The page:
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Facts about the United States Electoral College For Kids

The United States Electoral College is the institution that officially elects the President and Vice President of the United States every four years. Electors are apportioned to each state and the District of Columbia (also known as Washington, D.C.), but not to territorial possessions of the United States.

  • The number of electors in each state is equal to the number of members of Congress to which the state is entitled, while the Twenty-third Amendmentgrants the District of Columbia the same number of electors as the least populous state, currently three.
  • In total, there are 538 electors, corresponding to the 435 members of the House of Representatives, 100 senators, and the three additional electors from the District of Columbia.
  • Maine and Nebraska use the “congressional district method”, selecting one elector within each congressional district by popular vote and selecting the remaining two electors by a statewide popular vote.
  • The Electoral College gives a numeric advantage in the election of the president to the smaller states, as the minimum number of electors for the small states is three compared to one for the election of representatives.
  • The substitution of electors obviated this difficulty and seemed on the whole to be liable to the fewest objections.
  • In 1796, Federalist Party candidate John Adams won the presidential election; by finishing in second place, Democratic-Republican Party candidate Thomas Jefferson, the Federalists’ opponent, became the Vice President.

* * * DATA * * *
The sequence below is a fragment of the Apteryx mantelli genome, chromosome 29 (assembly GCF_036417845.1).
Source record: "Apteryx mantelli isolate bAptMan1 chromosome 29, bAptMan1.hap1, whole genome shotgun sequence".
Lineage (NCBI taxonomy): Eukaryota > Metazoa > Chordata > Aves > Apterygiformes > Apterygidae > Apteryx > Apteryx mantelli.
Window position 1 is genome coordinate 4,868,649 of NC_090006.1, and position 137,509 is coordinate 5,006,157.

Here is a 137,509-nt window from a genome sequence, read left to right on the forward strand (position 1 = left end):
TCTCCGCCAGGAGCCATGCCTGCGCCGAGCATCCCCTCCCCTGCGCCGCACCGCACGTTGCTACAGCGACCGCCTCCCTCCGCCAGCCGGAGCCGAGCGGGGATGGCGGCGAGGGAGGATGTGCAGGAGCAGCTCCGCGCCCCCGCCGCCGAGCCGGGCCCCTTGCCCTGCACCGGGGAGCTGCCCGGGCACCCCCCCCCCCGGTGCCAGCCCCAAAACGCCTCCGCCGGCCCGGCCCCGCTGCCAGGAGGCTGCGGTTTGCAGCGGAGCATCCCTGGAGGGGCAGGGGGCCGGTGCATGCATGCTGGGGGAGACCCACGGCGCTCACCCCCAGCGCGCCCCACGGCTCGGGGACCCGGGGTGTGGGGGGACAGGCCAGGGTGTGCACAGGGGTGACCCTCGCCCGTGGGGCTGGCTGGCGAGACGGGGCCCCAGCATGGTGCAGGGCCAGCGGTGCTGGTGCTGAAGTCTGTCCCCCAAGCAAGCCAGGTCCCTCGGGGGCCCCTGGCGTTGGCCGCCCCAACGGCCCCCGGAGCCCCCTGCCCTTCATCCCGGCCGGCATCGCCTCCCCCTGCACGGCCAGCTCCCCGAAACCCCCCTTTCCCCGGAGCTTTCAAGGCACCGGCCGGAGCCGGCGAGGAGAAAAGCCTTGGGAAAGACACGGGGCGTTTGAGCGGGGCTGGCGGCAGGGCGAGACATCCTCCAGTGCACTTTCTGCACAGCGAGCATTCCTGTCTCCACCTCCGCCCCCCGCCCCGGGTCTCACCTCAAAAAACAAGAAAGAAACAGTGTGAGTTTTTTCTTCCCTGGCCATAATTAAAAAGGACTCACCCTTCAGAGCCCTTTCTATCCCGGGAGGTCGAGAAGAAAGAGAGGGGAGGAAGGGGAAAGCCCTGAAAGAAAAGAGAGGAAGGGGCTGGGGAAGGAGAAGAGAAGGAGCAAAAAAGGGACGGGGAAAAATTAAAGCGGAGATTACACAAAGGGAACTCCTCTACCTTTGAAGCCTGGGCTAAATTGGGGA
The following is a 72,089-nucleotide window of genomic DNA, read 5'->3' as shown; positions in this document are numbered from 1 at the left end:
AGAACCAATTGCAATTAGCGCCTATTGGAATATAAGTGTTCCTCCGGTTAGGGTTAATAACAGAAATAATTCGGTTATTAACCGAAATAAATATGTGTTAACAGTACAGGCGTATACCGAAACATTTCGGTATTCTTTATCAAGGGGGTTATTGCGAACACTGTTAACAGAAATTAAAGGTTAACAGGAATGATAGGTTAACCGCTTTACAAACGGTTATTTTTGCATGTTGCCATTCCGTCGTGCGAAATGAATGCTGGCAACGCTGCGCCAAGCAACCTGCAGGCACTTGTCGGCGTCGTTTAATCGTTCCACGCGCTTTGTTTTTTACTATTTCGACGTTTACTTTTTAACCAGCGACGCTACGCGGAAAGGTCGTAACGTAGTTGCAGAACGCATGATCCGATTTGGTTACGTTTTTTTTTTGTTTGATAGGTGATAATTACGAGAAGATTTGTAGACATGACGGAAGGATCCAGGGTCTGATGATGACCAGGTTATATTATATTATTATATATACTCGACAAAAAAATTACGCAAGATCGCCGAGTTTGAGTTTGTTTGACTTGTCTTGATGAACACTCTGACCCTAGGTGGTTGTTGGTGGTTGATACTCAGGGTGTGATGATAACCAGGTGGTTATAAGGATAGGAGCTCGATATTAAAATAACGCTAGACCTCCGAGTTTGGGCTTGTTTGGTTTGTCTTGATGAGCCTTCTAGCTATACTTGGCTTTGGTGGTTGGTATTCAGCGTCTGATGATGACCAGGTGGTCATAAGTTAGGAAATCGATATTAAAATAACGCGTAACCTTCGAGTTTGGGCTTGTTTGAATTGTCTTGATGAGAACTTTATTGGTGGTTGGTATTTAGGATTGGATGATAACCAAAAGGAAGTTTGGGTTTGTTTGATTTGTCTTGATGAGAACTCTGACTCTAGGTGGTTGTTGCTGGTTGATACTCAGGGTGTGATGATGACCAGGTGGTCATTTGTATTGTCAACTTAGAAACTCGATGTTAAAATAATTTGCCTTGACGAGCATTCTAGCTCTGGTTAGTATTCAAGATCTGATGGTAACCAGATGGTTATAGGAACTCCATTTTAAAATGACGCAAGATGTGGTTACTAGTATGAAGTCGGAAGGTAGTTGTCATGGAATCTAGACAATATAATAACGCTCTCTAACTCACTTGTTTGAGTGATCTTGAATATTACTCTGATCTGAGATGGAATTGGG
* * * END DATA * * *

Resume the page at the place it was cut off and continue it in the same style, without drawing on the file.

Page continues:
• Representative Emanuel Celler (D – New York), Chairman of the House Judiciary Committee, responded to public concerns over the disparity between the popular vote and electoral vote by introducing House Joint Resolution 681, a proposed Constitutional amendment which would have replaced the Electoral College with simpler plurality system based on the national popular vote.
  • Although ballots list the names of the presidential and vice presidential candidates, voters actually choose electors when they vote for President and Vice President.
  • Selection[edit] Article II, Section 1, Clause 2 of the Constitution requires each state legislature to determine how electors for the state are to be chosen, but it disqualifies any person holding a federal office, either elected or appointed, from being an elector.
  • Forty eight states and Washington, D.C., employ the “winner-takes-all method”, each awarding its electors as a single bloc.
  • After the election each state prepares seven Certificates of Ascertainment, each listing the candidates for President and Vice President, their pledged electors, and the total votes each candidacy received.
  • A majority of the states selected presidential electors by legislation in both 1792 (9 of 15) and 1800 (10 of 16), and half of the states did so in 1812.